Waiting on Petraeus: How Many Will Die Before He Tells Us What We Already Know?
Stay up to date with the latest headlines via email.
Be afraid. The ghosts of campaigns past are once again haunting the Democratic Party.
Remember 2004, and how the Kerry camp couldn't decide whether to highlight the war and national security or to push domestic issues? Well, those chains are rattling again.
Even as a steady stream of bad news pours out of Iraq, Democrats are once more divided over how much of their focus to put on Iraq.
"You can't become a one trick pony," warned Rahm Emanuel, arguing that Democrats need to pay equal attention to domestic issues. And Arkansas Senator Mark Pryor yesterday called on Democrats to abandon efforts to set a public troop withdrawal date (Pryor said he could support a super-double-secret redeployment timeline known only to a select group of U.S. officials. I assume this would include Gen. Petraeus, Karl Rove, and Steve Perry -- who proved he can keep things hush-hush).
I guess Emanuel, Pryor, and those in their camp missed the reports of plummeting approval ratings for Congressional Democrats after the no-timeline Iraq funding vote.
Thankfully, Nancy Pelosi and Harry Reid seem to have learned the lesson of 2004 -- it's not the extended family leave, stupid. Or, at least, they've learned the lesson of 2007: there is nothing wrong with being a one trick pony, if it's the right trick. And at this point, getting us out of Iraq is the feat voters most want to see.
"In terms of the issue that the American people want to see resolved," said Pelosi, "the war is three or four times higher than any other issue."
And Reid has vowed "to hold the president's feet to the fire" on Iraq. He is planning to reintroduce three or four Iraq proposals as part of the debate on a Pentagon authorization bill slated for later this month, two of which include timetables for withdrawal.
The Democrats don't expect any of these amendments to pass, but are hoping to soften what support remains for the war -- eventually winning the battle in September, when Gen. Petraeus offers his report on the progress of the surge.
"We want them to vote and vote and vote again," a senior Democratic senator told Politico, in explaining the Party's plan to force Republicans to repeatedly go on the record in support of the war. "They are going to have to vote on Iraq until they are sick of it."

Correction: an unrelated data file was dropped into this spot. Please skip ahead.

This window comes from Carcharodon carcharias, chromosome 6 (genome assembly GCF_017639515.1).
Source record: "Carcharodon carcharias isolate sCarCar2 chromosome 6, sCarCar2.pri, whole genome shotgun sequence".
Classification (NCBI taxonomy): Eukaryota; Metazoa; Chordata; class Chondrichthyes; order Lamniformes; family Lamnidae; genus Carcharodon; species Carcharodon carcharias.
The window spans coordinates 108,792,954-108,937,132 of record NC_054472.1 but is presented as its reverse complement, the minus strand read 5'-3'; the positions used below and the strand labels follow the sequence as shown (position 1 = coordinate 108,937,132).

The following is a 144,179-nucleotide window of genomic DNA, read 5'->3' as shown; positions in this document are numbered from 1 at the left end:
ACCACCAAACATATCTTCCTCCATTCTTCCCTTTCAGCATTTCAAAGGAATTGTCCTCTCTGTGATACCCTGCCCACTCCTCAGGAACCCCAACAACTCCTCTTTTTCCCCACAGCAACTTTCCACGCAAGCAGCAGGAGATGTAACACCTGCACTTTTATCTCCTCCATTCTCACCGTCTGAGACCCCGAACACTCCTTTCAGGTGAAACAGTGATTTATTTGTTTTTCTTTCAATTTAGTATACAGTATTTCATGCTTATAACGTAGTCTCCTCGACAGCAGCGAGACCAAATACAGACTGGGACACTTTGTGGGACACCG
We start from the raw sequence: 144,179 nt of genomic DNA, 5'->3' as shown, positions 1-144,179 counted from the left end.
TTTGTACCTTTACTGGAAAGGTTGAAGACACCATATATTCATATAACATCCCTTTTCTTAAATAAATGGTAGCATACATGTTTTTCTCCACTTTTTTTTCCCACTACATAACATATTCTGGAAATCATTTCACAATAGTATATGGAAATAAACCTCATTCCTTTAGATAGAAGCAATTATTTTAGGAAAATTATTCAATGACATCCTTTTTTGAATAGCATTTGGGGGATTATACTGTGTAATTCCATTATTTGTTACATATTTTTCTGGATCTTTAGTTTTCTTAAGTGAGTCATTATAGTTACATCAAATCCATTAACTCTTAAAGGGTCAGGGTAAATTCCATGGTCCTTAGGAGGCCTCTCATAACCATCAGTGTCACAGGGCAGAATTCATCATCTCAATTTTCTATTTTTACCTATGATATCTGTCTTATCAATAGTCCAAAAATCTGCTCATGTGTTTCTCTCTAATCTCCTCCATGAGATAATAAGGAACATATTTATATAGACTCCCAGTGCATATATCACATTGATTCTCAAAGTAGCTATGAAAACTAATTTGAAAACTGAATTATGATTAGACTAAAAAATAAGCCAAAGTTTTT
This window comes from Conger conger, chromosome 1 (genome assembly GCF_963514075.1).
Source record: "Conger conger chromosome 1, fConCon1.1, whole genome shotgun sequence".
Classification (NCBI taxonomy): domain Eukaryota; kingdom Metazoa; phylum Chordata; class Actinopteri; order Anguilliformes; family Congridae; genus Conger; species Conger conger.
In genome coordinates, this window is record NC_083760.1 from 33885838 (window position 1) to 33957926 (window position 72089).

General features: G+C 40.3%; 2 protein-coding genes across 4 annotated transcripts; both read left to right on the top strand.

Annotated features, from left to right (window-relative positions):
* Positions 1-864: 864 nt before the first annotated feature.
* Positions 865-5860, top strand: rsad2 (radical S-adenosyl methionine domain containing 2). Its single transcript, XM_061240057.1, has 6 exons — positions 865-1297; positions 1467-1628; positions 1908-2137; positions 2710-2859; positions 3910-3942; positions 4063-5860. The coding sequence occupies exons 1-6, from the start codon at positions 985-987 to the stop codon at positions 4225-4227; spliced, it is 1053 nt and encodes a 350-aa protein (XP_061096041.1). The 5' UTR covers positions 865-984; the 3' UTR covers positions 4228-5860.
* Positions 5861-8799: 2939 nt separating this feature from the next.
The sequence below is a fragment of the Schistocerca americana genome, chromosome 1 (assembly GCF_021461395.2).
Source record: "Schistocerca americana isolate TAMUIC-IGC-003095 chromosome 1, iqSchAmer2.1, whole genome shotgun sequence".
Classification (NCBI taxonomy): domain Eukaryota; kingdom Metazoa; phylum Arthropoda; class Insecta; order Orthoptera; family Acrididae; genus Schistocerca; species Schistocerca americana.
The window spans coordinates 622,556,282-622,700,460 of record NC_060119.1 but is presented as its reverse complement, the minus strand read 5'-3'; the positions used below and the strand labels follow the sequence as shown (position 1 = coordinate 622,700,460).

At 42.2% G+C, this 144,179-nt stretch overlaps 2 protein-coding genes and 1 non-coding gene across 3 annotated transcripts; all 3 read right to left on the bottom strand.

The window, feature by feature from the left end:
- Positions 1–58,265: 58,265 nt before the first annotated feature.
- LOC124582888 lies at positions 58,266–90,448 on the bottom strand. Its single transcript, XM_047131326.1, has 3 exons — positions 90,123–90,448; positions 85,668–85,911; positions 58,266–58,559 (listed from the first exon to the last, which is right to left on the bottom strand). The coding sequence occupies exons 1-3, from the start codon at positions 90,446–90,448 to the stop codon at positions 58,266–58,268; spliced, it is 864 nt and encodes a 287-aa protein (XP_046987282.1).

Given the reality of the Democrats' precarious majority, this is no doubt a sound political strategy. But do we really have to wait until September to hear Petraeus tell us what we already know? Just look at the news:
The Pentagon's first comprehensive overview of the surge, released yesterday, found that violence in Iraq has actually increased since the escalation. The report also found that the Iraqi government has made "little progress" on achieving the political goals the latest security push was supposed to facilitate. Indeed, the Pentagon admitted "some analysts see a growing fragmentation of Iraq."
In the punch-in-the-gut words of the New York Times' Damien Cave: "Iraq's political leaders have failed to reach agreements on nearly every law that the Americans have demanded as benchmarks, despite heavy pressure from Congress, the White House, and top military commanders... Doubts are spreading about whether the current benchmarks can ever halt the cycle of violence gripping Iraq's communities." That was "ever" -- let alone by September.
Even Prime Minister Nuri al-Maliki was driven to his bleak assessment: "There are two mentalities in this region, conspiracy and mistrust." Not exactly the cornerstones for reconciliation. (In a PR exercise on the op-ed page of the Wall Street Journal, Maliki slipped on his rose-colored glasses and compared the situation in Iraq to America in the 1860s and our own "civil war that took hundreds of lives but ended in the triumph of freedom and the birth of a great power." Maybe Maliki sees himself as Lincolnesque, but the Pentagon report found that he has often failed to deliver on his promises of progress.)
As for the administration's hoped for Patraeus ex machina, the general has reached the point where he is grasping for silver linings. He told USA Today the surge is working, citing as proof of "normalcy" "professional soccer leagues with real grass field stadiums, several amusement parks -- big ones, markets that are very vibrant." And while calling yesterday's follow-up attack on the Samarra Mosque a " serious blow" to U.S. efforts, he tried desperately to stay positive, telling ABC News: "There is even some hope, perhaps, that al Qaeda may have overplayed its hand." And, "perhaps," Tojo had us right where he wanted us after Hiroshima.
Is that what we are waiting until September to hear? Anecdotes about big amusement parks and grass-covered soccer fields and "some hope" that "perhaps" we might possibly have allowed the insurgents to become overconfident?
That would be funny -- in a dark, pathetic way -- if we hadn't just completed the deadliest six-month stretch of the now-over four year war, with 586 Americans killed. On average, we are now losing more than 3 U.S. soldiers a day -- and more than 100 a month. And more than 100 Iraqi civilians are killed every day.
We have now reached the Iraq war equivalent of April 23, 1971, when disaffected vet John Kerry sat in front of the Senate Foreign Relations Committee and asked: "How do you ask a man to be the last man to die for a mistake?"
The Democrats need to stick with Reid's plan to ratchet up the pressure on the president -- and especially on Congressional Republicans who will have to face the wrath of voters in 2008. It is the right thing to do -- both on moral grounds and on political grounds.
The Democrats should ride their one-trick pony until it drops.